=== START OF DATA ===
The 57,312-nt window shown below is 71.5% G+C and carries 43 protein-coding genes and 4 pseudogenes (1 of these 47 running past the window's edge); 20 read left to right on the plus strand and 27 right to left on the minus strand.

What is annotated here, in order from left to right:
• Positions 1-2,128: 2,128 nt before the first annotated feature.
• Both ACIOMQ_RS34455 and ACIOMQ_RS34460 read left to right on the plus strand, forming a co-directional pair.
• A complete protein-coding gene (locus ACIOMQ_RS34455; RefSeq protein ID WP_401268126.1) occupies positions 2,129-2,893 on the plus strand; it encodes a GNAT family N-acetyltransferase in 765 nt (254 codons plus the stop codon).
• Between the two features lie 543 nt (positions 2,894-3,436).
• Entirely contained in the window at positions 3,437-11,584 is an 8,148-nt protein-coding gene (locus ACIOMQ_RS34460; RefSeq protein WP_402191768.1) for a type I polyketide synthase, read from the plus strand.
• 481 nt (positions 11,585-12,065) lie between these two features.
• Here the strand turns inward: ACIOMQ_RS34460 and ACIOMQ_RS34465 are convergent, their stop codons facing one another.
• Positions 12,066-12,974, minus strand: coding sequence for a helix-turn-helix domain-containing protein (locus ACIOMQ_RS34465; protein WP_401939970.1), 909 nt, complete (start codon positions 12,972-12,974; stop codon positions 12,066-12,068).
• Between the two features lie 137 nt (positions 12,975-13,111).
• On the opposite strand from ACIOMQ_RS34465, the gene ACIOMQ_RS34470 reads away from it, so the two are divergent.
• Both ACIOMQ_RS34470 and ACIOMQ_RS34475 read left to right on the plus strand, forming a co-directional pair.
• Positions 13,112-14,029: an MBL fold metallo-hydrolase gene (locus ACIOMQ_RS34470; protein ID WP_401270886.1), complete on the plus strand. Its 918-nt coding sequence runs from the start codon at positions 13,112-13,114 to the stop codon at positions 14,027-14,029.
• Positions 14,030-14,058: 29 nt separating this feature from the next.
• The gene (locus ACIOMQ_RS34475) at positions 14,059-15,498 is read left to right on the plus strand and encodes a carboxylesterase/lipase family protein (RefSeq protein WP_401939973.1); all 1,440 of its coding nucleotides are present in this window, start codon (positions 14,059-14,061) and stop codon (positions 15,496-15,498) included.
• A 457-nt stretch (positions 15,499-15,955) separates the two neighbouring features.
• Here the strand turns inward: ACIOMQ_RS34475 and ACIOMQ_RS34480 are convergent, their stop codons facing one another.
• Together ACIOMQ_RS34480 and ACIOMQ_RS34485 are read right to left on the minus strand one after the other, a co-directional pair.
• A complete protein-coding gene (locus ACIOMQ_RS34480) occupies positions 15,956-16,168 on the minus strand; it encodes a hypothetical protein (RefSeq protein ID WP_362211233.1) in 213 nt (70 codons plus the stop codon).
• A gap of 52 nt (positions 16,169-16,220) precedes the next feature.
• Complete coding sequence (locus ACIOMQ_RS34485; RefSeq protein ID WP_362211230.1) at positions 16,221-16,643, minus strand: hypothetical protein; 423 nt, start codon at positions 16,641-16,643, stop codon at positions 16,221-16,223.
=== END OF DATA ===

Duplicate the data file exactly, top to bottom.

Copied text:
The 57,312-nt window shown below is 71.5% G+C and carries 43 protein-coding genes and 4 pseudogenes (1 of these 47 running past the window's edge); 20 read left to right on the plus strand and 27 right to left on the minus strand.

What is annotated here, in order from left to right:
• Positions 1-2,128: 2,128 nt before the first annotated feature.
• Both ACIOMQ_RS34455 and ACIOMQ_RS34460 read left to right on the plus strand, forming a co-directional pair.
• A complete protein-coding gene (locus ACIOMQ_RS34455; RefSeq protein ID WP_401268126.1) occupies positions 2,129-2,893 on the plus strand; it encodes a GNAT family N-acetyltransferase in 765 nt (254 codons plus the stop codon).
• Between the two features lie 543 nt (positions 2,894-3,436).
• Entirely contained in the window at positions 3,437-11,584 is an 8,148-nt protein-coding gene (locus ACIOMQ_RS34460; RefSeq protein WP_402191768.1) for a type I polyketide synthase, read from the plus strand.
• 481 nt (positions 11,585-12,065) lie between these two features.
• Here the strand turns inward: ACIOMQ_RS34460 and ACIOMQ_RS34465 are convergent, their stop codons facing one another.
• Positions 12,066-12,974, minus strand: coding sequence for a helix-turn-helix domain-containing protein (locus ACIOMQ_RS34465; protein WP_401939970.1), 909 nt, complete (start codon positions 12,972-12,974; stop codon positions 12,066-12,068).
• Between the two features lie 137 nt (positions 12,975-13,111).
• On the opposite strand from ACIOMQ_RS34465, the gene ACIOMQ_RS34470 reads away from it, so the two are divergent.
• Both ACIOMQ_RS34470 and ACIOMQ_RS34475 read left to right on the plus strand, forming a co-directional pair.
• Positions 13,112-14,029: an MBL fold metallo-hydrolase gene (locus ACIOMQ_RS34470; protein ID WP_401270886.1), complete on the plus strand. Its 918-nt coding sequence runs from the start codon at positions 13,112-13,114 to the stop codon at positions 14,027-14,029.
• Positions 14,030-14,058: 29 nt separating this feature from the next.
• The gene (locus ACIOMQ_RS34475) at positions 14,059-15,498 is read left to right on the plus strand and encodes a carboxylesterase/lipase family protein (RefSeq protein WP_401939973.1); all 1,440 of its coding nucleotides are present in this window, start codon (positions 14,059-14,061) and stop codon (positions 15,496-15,498) included.
• A 457-nt stretch (positions 15,499-15,955) separates the two neighbouring features.
• Here the strand turns inward: ACIOMQ_RS34475 and ACIOMQ_RS34480 are convergent, their stop codons facing one another.
• Together ACIOMQ_RS34480 and ACIOMQ_RS34485 are read right to left on the minus strand one after the other, a co-directional pair.
• A complete protein-coding gene (locus ACIOMQ_RS34480) occupies positions 15,956-16,168 on the minus strand; it encodes a hypothetical protein (RefSeq protein ID WP_362211233.1) in 213 nt (70 codons plus the stop codon).
• A gap of 52 nt (positions 16,169-16,220) precedes the next feature.
• Complete coding sequence (locus ACIOMQ_RS34485; RefSeq protein ID WP_362211230.1) at positions 16,221-16,643, minus strand: hypothetical protein; 423 nt, start codon at positions 16,641-16,643, stop codon at positions 16,221-16,223.